McGill intends to borrow $300 million in the form of bonds over the next five to seven years to tackle deferred maintenance. Large-scale construction projects are set to take place across McGill’s Downtown and MacDonald campuses during this time period. While construction on McTavish and Sherbrooke was commissioned by the City of Montreal, building renovations are coordinated by the university. Over half of McGill’s buildings are in need of major renovations, according to a recent CBC report. The bond issue will be in addition to $48 million that McGill receives annually from the Quebec government for capital improvements, according to Associate Vice Principal (Facilities Management and Ancillary Services) Robert Couvrette.
Couvrette said that $800 million is currently estimated in deferred maintenance. An additional $500 million is needed in areas that are not eligible for government subsidy, such as parking and sewage.
According to Internal Communications Director Doug Sweet, campus buildings have been stabilized with scaffolding in compliance with Quebec law and the focus is now on masonry work and heating, ventilation, and air conditioning (HVAC) replacements.
“We have taken steps to make sure that our campus is safe and secure,” Sweet said. “I wouldn’t say that there’s an unsafe building on campus.”
Couvrette noted that the Macdonald-Stewart Building, the Strathcona Anatomy and Dentistry building, the James Administration Building, and Wilson Hall will be prioritized for upcoming masonry work. HVAC replacement priorities include the Rutherford, University Centre, and Wong Buildings.
McGill campus construction projects often have a long timeline. Robert Selby, building director for the Macdonald-Stewart Building, stated that work on the building’s roof began in 2013 and that the building was stabilized in Fall 2014.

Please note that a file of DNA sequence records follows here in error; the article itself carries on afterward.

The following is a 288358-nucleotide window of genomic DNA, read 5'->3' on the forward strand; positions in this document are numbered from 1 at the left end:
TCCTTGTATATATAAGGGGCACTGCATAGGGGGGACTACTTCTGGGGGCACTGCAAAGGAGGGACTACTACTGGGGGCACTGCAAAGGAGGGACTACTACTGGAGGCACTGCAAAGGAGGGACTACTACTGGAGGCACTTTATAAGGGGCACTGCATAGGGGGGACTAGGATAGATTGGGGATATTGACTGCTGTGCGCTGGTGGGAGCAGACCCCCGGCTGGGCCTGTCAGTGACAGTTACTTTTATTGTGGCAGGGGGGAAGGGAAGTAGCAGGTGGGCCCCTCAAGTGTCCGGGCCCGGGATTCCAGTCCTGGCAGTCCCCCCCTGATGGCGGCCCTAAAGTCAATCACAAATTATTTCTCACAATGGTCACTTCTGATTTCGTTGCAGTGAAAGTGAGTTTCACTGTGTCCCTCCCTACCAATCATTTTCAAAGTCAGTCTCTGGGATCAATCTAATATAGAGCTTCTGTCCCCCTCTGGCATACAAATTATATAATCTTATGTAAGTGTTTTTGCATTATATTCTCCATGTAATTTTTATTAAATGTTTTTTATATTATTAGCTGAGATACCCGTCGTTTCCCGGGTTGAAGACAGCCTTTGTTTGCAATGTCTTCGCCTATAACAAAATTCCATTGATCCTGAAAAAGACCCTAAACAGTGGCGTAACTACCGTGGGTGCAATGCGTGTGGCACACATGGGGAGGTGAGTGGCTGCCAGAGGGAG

“We did the roof, and right after that they started doing stabilization of the building,” Selby said. “They were two different things, but as you do one thing you discover the other. You open [a building] up and you don’t know what you’re going to find.”
Further masonry work on the building is set to begin in May 2017 and is expected to last a year and half. The budget for this project is $26 million, according to Couvrette. The recently completed Arts Building portico cost over $1 million and took a year to complete due to difficulty in procuring materials.
“We had to find different stones in different quarries that have the same colour and same shape to be able to replace the stones that we were unable to repair,” Couvrette said. “If we didn’t find the right stones the Arts portico would look like a pizza.”
McGill’s masonry construction projects are usually auctioned to St-Denis Thompson or Atwill-Morrin, two of Montreal’s largest contractors.
“Every project goes to public tender, but because of the nature of this very specialized business, more often than not those big firms will win most of the contracts,” Sweet said. “You see that all over Montreal, not just at McGill.”
Couvrette emphasized the need to prioritize certain projects due to limited funding and limited capacity of construction firms in Montreal to complete the projects. Prioritization is given to projects that have a direct impact on student learning environments.
U3 Arts student Serisha Iyar feels that the poor condition of certain classrooms on campus make for a challenging learning environment.
“In Arts 145, the chairs and desks are broken, since everything’s attached the chairs fold down, but half of them are cracked so you don’t really want to sit in them for a really long lecture,” Iyar said. “I’ve had various classes there and it’s stuffy since there’s not a lot of ventilation, so there’s not a lot of air circulating for you to breathe properly, especially in the winter.”
Many of McGill’s buildings, which are over 100 years old, are considered heritage buildings, and thus face strict regulations to be restored according to code.
“If for example, [a heritage building] has a slate roof, we have to replace [it with] slate […], or if it has copper flashing around the edges, we have to replace [it] with copper. We can’t just slap aluminum and asphalt shingles on these buildings,” Sweet said. “That’s why McGill’s maintenance costs are higher than those of most other universities. We have a greater number of heritage buildings to look after.”